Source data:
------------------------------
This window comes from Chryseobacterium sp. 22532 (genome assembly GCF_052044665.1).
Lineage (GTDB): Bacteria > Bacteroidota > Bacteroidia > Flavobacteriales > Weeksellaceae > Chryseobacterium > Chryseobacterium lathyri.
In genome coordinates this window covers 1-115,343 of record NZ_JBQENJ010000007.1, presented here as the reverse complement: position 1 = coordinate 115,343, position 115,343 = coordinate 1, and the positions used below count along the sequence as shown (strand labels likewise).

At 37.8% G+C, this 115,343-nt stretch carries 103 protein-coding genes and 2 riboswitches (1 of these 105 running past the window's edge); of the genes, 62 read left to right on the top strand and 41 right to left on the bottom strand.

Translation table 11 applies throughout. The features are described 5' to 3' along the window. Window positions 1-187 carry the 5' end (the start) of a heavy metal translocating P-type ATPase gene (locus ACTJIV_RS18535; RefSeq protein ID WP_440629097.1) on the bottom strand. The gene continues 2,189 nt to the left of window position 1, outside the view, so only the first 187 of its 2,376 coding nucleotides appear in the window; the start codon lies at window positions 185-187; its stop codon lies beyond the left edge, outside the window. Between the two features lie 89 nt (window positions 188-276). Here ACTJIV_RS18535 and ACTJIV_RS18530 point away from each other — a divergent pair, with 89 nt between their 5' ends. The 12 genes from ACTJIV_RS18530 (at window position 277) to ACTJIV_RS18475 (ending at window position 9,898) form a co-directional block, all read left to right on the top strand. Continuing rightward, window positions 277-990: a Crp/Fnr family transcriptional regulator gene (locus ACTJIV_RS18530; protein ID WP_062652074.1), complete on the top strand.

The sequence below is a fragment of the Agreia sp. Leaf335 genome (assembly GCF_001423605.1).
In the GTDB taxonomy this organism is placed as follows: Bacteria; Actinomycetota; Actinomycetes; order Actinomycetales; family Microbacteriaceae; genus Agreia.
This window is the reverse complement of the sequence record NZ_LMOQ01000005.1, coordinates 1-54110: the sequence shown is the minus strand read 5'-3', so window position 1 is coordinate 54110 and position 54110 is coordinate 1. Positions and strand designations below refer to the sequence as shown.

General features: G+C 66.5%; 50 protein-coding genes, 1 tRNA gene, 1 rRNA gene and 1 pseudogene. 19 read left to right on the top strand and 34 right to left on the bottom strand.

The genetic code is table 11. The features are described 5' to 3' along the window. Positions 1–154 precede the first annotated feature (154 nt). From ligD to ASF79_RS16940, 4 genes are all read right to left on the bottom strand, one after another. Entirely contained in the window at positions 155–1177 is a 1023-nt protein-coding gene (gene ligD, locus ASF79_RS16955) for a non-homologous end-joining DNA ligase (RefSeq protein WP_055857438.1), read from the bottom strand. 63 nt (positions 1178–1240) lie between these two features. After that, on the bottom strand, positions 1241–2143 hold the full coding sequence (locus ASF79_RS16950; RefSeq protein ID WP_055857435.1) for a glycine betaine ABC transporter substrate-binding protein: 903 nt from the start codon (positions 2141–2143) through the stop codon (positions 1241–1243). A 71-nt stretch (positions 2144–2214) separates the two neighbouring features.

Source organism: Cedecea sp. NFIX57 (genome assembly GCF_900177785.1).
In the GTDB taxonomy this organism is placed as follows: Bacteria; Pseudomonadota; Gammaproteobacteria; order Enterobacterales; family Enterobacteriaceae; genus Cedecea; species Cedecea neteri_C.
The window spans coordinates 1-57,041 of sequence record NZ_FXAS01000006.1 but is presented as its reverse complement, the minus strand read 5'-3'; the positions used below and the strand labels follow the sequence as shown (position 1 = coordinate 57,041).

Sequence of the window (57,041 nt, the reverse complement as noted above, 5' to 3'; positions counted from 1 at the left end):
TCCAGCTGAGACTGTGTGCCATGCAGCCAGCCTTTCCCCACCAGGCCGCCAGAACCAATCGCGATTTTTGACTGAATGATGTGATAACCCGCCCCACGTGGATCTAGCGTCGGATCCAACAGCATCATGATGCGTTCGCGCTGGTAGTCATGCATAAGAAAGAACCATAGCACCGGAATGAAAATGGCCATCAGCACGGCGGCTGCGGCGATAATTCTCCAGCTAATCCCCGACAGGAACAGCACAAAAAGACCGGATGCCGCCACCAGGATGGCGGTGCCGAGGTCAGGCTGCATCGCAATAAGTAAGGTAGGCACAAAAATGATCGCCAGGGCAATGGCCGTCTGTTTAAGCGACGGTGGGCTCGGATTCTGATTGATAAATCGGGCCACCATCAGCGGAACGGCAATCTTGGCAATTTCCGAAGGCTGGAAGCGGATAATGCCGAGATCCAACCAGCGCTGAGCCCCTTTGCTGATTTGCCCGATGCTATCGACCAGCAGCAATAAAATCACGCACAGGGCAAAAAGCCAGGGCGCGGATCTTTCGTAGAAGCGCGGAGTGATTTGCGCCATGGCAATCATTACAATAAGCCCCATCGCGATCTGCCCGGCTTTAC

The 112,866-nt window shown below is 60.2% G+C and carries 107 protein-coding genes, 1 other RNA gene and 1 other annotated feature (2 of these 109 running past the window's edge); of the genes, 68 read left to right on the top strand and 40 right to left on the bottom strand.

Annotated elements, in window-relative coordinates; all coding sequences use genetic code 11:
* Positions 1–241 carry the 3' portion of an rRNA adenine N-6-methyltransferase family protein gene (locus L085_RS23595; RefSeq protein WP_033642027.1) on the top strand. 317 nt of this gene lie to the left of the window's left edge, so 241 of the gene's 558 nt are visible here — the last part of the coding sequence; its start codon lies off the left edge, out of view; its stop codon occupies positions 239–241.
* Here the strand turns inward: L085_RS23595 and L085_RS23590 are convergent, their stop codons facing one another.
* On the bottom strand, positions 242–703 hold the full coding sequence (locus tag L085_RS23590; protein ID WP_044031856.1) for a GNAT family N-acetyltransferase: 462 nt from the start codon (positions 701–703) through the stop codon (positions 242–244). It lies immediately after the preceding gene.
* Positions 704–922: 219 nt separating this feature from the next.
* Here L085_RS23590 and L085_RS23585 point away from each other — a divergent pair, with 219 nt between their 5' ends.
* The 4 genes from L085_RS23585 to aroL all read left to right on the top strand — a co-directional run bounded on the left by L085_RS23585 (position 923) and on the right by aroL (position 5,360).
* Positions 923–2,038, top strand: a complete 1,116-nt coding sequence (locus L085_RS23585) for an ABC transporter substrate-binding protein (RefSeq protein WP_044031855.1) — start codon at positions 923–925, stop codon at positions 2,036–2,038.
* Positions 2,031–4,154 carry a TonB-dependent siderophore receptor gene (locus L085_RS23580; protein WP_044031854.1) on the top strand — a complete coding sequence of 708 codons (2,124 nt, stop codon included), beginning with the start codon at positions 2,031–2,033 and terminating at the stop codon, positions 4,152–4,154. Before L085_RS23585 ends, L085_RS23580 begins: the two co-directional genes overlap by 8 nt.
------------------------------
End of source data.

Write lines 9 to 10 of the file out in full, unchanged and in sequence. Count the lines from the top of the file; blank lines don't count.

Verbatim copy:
General features: G+C 66.5%; 50 protein-coding genes, 1 tRNA gene, 1 rRNA gene and 1 pseudogene. 19 read left to right on the top strand and 34 right to left on the bottom strand.

The genetic code is table 11. The features are described 5' to 3' along the window. Positions 1–154 precede the first annotated feature (154 nt). From ligD to ASF79_RS16940, 4 genes are all read right to left on the bottom strand, one after another. Entirely contained in the window at positions 155–1177 is a 1023-nt protein-coding gene (gene ligD, locus ASF79_RS16955) for a non-homologous end-joining DNA ligase (RefSeq protein WP_055857438.1), read from the bottom strand. 63 nt (positions 1178–1240) lie between these two features. After that, on the bottom strand, positions 1241–2143 hold the full coding sequence (locus ASF79_RS16950; RefSeq protein ID WP_055857435.1) for a glycine betaine ABC transporter substrate-binding protein: 903 nt from the start codon (positions 2141–2143) through the stop codon (positions 1241–1243). A 71-nt stretch (positions 2144–2214) separates the two neighbouring features.